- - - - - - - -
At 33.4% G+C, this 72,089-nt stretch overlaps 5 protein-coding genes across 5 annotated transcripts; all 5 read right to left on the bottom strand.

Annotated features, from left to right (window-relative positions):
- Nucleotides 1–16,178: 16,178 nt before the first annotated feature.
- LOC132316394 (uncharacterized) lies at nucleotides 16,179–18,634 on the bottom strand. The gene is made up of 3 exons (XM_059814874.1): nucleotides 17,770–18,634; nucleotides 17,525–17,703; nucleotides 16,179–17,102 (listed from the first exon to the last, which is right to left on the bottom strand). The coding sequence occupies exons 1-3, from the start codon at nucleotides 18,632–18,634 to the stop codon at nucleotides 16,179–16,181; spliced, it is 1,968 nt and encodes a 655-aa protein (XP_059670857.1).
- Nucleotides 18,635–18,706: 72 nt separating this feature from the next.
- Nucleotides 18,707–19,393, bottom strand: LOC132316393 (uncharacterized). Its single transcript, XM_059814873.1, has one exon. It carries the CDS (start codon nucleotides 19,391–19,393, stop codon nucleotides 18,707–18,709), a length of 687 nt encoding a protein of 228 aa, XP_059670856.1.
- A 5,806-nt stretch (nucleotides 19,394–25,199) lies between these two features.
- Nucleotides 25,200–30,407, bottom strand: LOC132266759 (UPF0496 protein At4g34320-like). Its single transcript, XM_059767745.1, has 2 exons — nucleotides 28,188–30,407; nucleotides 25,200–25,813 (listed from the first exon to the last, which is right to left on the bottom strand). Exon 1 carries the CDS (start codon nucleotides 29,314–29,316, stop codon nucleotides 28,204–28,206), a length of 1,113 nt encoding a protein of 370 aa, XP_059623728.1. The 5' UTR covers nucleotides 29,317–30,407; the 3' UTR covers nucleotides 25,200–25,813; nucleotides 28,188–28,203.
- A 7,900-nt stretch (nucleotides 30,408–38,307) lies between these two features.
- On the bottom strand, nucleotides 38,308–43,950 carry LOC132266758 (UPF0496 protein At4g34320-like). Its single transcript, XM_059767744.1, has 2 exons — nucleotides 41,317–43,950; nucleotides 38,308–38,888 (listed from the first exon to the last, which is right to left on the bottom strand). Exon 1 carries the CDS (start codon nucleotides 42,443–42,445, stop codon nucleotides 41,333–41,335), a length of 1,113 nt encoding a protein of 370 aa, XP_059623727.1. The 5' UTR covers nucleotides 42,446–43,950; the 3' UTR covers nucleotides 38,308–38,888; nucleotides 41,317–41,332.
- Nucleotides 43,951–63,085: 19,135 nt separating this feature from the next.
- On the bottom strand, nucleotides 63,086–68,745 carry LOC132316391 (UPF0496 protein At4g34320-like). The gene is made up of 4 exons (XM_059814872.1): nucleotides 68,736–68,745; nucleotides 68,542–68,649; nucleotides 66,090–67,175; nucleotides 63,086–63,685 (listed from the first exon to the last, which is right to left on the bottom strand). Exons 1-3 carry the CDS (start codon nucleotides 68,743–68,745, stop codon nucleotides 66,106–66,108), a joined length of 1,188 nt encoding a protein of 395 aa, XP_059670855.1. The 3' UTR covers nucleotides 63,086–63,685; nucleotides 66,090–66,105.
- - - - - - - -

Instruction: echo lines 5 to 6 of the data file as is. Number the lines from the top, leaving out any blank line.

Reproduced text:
- Nucleotides 18,635–18,706: 72 nt separating this feature from the next.
- Nucleotides 18,707–19,393, bottom strand: LOC132316393 (uncharacterized). Its single transcript, XM_059814873.1, has one exon. It carries the CDS (start codon nucleotides 19,391–19,393, stop codon nucleotides 18,707–18,709), a length of 687 nt encoding a protein of 228 aa, XP_059670856.1.